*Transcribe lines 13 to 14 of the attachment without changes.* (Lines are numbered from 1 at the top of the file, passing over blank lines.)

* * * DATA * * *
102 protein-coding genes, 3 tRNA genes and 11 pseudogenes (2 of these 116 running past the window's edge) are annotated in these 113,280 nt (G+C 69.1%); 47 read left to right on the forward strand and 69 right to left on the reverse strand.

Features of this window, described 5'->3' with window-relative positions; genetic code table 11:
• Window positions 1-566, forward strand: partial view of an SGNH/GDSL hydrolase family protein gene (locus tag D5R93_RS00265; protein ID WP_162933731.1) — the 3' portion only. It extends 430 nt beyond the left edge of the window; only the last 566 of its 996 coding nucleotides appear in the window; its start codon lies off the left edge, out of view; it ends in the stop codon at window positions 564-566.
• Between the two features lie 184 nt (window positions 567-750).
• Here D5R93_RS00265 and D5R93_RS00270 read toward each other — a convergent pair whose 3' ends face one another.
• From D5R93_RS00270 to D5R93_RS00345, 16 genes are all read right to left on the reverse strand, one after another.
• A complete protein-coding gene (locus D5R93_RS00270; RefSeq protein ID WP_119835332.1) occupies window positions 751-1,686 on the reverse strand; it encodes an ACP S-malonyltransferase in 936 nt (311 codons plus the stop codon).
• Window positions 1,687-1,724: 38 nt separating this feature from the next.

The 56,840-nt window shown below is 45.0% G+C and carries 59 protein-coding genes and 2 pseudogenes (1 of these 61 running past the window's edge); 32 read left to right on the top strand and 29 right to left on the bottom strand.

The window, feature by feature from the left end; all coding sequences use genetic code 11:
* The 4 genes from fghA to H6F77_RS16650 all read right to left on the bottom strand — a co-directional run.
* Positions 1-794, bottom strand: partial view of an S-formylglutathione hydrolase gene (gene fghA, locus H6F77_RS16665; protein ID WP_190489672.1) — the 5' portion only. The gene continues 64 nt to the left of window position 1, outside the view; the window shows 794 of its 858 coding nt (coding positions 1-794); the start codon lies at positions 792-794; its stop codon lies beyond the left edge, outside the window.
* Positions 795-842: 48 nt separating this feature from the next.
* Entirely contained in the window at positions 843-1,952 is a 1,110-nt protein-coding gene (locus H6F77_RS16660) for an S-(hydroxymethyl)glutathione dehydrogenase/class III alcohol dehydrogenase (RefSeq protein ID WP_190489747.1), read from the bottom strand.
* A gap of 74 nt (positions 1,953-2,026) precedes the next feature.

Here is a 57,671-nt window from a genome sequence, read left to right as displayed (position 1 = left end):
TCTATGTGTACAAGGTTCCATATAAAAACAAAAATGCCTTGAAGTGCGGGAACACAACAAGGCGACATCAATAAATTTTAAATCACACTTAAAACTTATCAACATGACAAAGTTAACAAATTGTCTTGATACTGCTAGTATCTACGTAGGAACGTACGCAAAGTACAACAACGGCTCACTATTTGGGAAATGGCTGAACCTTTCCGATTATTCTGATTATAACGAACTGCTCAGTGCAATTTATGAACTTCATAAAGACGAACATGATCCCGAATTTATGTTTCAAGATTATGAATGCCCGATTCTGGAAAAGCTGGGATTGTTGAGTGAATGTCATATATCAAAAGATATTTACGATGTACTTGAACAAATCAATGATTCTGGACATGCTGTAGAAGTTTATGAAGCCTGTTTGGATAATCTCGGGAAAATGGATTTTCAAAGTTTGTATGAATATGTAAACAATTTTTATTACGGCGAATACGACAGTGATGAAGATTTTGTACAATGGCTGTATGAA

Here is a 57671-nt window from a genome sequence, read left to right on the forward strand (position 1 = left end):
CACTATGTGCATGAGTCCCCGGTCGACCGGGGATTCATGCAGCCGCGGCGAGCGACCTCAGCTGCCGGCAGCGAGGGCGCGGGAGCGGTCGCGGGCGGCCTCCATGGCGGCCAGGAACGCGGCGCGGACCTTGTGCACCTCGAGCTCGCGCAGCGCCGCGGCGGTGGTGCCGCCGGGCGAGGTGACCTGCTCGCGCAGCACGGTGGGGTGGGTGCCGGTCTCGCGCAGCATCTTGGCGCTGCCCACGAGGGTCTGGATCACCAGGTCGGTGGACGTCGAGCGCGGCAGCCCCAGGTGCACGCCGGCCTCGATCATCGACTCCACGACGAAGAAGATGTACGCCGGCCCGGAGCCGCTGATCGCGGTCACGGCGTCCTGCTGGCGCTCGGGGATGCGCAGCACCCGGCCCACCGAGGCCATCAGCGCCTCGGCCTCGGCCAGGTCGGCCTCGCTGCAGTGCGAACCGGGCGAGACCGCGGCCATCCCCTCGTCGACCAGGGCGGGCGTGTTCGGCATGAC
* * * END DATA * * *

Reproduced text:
* Positions 795-842: 48 nt separating this feature from the next.
* Entirely contained in the window at positions 843-1,952 is a 1,110-nt protein-coding gene (locus H6F77_RS16660) for an S-(hydroxymethyl)glutathione dehydrogenase/class III alcohol dehydrogenase (RefSeq protein ID WP_190489747.1), read from the bottom strand.